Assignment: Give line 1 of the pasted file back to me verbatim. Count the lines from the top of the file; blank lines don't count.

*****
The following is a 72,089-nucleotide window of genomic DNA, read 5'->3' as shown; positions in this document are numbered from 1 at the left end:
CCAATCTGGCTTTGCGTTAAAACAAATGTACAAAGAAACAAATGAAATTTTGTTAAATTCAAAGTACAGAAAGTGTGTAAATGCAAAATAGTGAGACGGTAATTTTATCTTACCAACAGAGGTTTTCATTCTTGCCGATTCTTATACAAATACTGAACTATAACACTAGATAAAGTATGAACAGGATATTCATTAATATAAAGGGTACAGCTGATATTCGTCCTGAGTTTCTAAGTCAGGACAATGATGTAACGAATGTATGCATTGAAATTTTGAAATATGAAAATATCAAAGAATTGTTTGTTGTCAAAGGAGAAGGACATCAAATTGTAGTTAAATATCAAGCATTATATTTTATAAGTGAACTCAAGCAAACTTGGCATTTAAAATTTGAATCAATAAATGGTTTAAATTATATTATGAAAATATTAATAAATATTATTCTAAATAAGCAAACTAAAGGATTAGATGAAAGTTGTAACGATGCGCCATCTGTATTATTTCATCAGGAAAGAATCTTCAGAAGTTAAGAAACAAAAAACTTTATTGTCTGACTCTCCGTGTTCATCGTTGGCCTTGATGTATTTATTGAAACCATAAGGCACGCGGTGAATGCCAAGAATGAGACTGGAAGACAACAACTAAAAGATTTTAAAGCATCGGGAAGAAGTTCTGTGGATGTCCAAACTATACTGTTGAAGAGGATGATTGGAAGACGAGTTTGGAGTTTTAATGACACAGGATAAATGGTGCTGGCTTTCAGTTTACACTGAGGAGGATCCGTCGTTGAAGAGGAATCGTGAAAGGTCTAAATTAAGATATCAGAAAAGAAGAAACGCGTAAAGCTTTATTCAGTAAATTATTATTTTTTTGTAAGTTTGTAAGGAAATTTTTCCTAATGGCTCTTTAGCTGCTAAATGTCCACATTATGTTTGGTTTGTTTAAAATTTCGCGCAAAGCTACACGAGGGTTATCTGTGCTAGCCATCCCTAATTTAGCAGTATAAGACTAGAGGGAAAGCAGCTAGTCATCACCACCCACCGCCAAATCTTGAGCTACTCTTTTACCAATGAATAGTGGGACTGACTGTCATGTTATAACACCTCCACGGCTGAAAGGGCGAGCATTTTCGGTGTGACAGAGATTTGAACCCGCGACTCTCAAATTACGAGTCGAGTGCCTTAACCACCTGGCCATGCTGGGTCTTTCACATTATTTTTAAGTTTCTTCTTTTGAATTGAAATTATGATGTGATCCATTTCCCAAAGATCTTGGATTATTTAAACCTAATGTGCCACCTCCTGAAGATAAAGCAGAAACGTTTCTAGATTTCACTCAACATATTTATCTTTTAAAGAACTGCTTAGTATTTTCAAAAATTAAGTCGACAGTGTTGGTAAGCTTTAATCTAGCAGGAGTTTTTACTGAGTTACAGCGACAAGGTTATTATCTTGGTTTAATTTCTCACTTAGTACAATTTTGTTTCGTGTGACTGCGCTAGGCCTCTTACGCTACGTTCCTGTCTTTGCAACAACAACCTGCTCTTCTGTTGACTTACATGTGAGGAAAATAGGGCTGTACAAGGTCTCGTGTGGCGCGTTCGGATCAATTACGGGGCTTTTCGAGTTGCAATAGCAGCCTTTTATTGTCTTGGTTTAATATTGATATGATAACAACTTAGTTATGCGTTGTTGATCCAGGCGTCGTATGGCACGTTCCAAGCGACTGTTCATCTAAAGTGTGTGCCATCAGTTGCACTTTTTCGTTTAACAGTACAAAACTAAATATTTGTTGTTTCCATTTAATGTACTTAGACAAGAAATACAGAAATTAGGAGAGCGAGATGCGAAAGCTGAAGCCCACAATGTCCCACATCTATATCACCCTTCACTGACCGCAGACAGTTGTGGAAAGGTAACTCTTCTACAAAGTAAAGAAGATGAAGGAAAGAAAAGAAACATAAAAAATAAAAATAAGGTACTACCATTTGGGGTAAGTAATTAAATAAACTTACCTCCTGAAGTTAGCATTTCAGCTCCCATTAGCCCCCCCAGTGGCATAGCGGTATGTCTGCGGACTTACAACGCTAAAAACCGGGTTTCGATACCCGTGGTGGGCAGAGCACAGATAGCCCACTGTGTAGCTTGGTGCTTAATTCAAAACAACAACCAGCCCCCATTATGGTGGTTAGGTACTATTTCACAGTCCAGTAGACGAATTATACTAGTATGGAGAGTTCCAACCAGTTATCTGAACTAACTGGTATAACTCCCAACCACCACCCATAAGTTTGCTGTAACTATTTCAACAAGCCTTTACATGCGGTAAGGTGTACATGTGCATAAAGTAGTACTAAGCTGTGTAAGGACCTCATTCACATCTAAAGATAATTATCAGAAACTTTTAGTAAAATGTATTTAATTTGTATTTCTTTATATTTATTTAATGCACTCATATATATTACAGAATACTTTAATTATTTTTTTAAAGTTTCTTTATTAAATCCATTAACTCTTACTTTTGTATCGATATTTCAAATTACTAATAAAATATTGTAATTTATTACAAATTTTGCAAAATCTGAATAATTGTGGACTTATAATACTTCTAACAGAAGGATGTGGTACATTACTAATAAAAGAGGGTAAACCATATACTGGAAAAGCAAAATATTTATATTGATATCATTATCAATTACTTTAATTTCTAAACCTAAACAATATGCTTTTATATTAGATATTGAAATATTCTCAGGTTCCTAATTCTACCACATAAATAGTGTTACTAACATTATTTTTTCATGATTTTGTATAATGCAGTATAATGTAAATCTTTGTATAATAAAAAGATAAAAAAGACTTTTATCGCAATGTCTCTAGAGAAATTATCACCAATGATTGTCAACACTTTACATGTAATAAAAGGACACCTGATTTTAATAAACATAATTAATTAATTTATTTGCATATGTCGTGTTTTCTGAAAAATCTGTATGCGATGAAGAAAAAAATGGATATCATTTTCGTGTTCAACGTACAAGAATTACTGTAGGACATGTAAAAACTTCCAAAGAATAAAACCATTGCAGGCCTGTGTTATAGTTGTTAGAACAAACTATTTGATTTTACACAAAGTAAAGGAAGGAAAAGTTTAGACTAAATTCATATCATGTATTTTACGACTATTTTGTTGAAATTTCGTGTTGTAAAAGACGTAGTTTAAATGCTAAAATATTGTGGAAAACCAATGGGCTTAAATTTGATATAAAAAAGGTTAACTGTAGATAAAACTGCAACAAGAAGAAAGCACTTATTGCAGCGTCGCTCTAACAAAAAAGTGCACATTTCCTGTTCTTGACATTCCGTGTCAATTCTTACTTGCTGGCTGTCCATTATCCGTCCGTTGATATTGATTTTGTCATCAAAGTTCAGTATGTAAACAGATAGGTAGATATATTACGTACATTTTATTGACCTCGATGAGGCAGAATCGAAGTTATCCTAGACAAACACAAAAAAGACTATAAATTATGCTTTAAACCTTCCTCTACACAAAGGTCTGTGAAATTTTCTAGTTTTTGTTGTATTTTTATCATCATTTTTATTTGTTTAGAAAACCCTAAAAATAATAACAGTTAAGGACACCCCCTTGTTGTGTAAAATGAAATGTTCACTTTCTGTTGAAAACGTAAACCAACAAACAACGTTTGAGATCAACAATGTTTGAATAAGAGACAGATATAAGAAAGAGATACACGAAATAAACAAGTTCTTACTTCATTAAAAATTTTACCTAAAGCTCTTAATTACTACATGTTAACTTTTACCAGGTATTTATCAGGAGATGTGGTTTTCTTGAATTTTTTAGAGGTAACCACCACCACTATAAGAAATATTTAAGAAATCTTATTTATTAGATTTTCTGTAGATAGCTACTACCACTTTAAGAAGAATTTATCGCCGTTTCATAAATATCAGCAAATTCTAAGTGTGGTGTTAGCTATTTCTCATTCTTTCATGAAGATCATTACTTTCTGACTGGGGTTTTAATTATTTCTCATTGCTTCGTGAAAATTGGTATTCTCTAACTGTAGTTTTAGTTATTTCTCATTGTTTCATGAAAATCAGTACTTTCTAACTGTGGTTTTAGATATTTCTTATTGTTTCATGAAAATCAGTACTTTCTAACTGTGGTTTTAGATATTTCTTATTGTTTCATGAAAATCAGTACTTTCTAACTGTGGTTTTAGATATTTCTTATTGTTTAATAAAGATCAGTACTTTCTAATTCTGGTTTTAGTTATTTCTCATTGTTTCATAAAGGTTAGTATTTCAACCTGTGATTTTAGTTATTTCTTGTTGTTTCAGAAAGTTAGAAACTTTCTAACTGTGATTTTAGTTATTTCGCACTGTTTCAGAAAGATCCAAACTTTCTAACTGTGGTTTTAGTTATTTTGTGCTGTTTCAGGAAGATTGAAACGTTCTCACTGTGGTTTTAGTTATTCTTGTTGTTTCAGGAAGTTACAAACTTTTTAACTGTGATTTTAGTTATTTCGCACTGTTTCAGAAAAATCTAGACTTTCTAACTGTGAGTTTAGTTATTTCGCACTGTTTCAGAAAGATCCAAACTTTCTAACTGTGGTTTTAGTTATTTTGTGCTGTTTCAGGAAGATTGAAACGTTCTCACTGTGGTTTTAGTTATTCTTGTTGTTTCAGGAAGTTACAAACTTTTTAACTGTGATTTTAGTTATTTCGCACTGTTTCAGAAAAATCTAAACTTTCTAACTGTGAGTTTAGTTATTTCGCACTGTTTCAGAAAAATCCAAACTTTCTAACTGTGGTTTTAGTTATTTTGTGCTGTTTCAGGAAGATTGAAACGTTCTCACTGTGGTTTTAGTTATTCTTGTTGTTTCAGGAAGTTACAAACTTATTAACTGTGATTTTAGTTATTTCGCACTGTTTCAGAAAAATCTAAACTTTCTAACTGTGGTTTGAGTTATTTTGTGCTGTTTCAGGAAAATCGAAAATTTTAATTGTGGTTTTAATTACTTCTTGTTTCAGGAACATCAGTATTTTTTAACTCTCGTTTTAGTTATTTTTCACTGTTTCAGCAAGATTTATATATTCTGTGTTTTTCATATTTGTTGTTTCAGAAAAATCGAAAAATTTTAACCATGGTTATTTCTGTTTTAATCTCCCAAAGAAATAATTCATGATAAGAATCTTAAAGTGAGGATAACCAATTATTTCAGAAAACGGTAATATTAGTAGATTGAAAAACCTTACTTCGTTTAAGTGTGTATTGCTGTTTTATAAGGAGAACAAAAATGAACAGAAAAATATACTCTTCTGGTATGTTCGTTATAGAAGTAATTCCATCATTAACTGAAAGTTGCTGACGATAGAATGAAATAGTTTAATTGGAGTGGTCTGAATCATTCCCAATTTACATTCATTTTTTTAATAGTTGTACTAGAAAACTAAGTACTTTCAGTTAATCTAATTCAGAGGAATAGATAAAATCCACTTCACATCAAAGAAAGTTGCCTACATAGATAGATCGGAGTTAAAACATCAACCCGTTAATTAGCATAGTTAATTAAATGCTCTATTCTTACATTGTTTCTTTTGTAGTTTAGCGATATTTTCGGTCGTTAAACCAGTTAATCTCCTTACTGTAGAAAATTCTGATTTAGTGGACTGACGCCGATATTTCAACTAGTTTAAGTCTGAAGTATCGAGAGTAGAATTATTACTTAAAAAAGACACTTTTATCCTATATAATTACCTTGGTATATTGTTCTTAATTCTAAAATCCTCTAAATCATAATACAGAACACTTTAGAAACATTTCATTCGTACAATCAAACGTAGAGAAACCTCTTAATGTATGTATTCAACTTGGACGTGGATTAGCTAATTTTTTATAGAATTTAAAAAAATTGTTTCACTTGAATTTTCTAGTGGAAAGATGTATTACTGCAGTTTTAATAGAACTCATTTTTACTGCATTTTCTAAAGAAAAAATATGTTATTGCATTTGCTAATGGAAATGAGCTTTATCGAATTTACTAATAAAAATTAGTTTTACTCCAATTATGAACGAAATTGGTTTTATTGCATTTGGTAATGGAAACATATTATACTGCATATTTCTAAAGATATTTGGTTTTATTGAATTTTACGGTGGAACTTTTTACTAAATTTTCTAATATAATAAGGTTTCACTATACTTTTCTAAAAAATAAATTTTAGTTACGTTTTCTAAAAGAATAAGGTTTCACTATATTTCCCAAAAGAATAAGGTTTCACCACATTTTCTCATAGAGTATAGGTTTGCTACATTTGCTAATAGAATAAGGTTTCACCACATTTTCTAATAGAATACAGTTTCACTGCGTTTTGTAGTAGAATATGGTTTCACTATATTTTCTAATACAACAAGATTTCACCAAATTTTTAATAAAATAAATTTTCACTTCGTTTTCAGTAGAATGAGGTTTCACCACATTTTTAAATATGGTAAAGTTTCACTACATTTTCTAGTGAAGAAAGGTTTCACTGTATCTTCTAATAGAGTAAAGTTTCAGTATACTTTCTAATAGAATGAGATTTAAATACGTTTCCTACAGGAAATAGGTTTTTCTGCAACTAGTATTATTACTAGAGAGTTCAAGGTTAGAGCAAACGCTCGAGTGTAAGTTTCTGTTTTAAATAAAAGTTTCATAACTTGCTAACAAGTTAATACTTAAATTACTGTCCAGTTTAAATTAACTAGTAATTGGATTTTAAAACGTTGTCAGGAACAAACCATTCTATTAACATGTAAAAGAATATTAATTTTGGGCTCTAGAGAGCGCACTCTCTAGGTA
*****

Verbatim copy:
The following is a 72,089-nucleotide window of genomic DNA, read 5'->3' as shown; positions in this document are numbered from 1 at the left end: